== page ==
“this exquisite production still bubbles with hope”
The year 2020 will be remembered, for many, as the year of outtakes. Our plans – and in some cases our hopes and dreams – strewn on the cutting room floor. It seems timely, then, to be reminded of the song-cycle, “Marry Me A Little”, which comprises, in the main, a collection of Stephen Sondheim numbers that were cut from some of his most noted shows – particularly ‘Follies’ and ‘A Little Night Music’. Sondheim was a master of the ‘could-have-been-should-have-been’ love song; a theme that pulses through this show and resonates all the more as we approach our own individual winter of discontent and isolation.
The two anonymous characters are alone, in their own New York apartments. Initially, it is not completely clear whether they are an estranged couple or merely strangers, but they both share a burning desire to reconnect somehow. The show could just as easily be titled ‘Two Fairy Tales’, the opening number which is sung with a melancholic optimism that sets the scene for the next sixty minutes. Devoid of any plot and dialogue, the show is carried by Rob Houchen and Celinde Schoenmaker who undeniably give real depth to a fairly narrow concept. The two beautiful voices on display lavish extra layers of meaning and poignancy onto the lyrics, while their harmonies unite their separation. While knowing little about them you do, in fact, care quite deeply.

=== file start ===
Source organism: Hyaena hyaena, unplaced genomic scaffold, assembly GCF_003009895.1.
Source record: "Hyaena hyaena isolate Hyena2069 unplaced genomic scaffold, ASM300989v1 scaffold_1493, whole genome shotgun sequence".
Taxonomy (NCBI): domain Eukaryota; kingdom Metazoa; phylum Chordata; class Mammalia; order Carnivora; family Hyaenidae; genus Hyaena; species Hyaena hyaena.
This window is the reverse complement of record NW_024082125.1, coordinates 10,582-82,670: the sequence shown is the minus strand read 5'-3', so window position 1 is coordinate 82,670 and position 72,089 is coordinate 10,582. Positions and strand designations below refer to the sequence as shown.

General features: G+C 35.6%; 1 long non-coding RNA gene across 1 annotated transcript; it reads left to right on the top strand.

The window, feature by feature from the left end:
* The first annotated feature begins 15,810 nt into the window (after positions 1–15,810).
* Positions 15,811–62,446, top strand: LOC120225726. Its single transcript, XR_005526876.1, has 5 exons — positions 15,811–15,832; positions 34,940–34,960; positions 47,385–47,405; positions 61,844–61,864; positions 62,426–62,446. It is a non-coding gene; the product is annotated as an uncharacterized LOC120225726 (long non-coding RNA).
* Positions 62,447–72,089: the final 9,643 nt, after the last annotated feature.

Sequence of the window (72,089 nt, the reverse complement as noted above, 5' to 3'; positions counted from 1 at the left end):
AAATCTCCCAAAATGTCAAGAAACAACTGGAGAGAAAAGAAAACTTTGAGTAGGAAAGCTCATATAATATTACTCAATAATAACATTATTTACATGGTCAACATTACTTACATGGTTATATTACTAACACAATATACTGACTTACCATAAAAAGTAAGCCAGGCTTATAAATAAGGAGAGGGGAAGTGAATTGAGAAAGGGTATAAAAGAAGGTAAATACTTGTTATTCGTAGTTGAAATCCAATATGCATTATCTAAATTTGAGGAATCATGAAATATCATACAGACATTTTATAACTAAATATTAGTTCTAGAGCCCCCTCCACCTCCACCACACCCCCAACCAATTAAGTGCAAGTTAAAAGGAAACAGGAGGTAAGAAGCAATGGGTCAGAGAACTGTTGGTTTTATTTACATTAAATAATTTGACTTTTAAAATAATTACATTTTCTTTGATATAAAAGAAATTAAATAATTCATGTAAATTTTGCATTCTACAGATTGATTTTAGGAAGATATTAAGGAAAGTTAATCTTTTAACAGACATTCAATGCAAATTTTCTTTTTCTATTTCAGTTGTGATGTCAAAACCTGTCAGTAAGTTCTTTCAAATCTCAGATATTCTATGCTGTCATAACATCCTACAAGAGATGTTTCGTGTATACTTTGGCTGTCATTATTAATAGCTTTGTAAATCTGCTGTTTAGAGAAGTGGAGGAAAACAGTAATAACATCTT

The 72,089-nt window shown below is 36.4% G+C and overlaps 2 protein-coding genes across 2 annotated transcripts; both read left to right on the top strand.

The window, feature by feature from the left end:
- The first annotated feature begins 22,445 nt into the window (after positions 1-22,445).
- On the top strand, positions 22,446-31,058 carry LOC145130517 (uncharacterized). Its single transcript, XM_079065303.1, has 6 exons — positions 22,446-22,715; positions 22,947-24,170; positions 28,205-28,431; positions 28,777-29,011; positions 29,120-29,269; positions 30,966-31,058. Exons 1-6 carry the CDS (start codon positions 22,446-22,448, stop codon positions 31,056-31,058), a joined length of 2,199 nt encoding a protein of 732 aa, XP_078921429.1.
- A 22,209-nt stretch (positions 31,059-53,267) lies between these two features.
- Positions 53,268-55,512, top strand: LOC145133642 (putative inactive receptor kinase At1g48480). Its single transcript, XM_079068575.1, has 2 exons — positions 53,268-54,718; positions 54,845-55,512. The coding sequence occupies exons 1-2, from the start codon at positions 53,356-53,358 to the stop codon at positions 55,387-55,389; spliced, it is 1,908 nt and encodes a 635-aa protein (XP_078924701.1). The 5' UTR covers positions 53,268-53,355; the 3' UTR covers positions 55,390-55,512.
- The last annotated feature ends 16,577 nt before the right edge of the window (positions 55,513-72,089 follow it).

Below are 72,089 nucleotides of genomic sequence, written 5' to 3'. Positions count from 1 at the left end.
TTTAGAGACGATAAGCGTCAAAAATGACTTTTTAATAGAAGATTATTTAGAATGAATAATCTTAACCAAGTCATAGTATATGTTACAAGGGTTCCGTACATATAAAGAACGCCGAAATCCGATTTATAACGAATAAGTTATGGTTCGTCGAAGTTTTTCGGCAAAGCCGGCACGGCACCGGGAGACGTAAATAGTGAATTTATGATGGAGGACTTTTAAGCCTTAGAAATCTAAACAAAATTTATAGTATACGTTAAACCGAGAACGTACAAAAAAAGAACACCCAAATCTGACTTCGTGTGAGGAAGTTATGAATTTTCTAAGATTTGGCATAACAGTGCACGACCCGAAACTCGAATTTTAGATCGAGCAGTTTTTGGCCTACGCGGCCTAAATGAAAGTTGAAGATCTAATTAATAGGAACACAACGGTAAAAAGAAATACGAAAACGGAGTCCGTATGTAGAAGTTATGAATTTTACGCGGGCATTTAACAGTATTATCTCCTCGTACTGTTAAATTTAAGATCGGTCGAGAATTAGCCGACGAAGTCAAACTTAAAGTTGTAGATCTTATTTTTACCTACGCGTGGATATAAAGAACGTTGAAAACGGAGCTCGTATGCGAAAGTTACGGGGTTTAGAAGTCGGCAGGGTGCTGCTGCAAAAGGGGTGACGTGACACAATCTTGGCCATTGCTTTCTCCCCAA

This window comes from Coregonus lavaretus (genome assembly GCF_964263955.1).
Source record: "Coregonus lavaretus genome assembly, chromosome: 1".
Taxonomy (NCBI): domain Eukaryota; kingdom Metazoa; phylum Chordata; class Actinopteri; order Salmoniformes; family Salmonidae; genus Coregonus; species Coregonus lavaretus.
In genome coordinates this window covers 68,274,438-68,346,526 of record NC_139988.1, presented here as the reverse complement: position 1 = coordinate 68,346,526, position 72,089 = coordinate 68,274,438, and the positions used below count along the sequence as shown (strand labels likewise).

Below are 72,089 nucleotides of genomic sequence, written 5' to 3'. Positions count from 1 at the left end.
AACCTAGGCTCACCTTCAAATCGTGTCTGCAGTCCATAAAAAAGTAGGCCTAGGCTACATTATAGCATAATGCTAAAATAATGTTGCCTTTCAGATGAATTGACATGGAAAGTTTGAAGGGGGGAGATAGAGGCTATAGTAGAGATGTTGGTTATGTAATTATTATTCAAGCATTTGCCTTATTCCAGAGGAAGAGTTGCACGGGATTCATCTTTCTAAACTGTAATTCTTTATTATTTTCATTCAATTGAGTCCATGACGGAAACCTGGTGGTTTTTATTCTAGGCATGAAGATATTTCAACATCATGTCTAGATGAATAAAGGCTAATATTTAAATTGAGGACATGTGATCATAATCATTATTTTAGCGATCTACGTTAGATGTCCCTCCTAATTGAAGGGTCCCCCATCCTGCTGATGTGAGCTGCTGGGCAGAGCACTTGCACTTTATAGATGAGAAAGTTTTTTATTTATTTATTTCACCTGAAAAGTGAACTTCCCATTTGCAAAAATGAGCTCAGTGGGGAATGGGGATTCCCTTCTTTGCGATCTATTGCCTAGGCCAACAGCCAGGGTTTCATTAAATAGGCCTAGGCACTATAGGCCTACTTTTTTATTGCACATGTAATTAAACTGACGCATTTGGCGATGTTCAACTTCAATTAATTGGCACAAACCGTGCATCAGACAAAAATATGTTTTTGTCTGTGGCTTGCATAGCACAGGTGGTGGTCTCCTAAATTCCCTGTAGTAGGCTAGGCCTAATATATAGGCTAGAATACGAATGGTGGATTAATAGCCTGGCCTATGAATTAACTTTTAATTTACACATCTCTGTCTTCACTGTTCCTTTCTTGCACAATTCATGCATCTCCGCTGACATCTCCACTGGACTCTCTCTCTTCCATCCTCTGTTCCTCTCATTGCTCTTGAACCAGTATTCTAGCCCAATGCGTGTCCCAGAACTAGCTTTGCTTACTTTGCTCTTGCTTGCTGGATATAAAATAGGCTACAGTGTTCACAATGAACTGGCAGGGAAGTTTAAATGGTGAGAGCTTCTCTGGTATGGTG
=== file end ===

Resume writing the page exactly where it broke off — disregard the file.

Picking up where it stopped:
Kirk Jameson’s production brings the narrative into the Tinder Age, the pair swiping texts and images on their phones as they sweep through the numbers. The split lives are neatly conveyed by the split set and split screen backdrop. But the focus is always on the music. Stripped back to just Arlene McNaught’s piano accompaniment the songs’ lyrical content is pushed centre stage and it is a pure delight to hear the richness of Sondheim’s libretto delivered with comparable splendour by Houchen and Schoenmaker. From the Jazz Age, innuendo laden, pastiche of ‘Can That Boy Foxtrot!’ and the yearning harmonies of ‘Who Could Be Blue?’ – both cut from “Follies”; through to the familiar ‘Marry Me A Little’ from “Company”; and the relatively unknown but hauntingly beautiful ‘The Girls of Summer’. The show packs in nearly twenty of Sondheim’s compositions in just one hour, closing with another number that never initially made the grade – the aptly titled ‘It Wasn’t Meant To Happen’ – steeped in yearning, regret and nostalgia.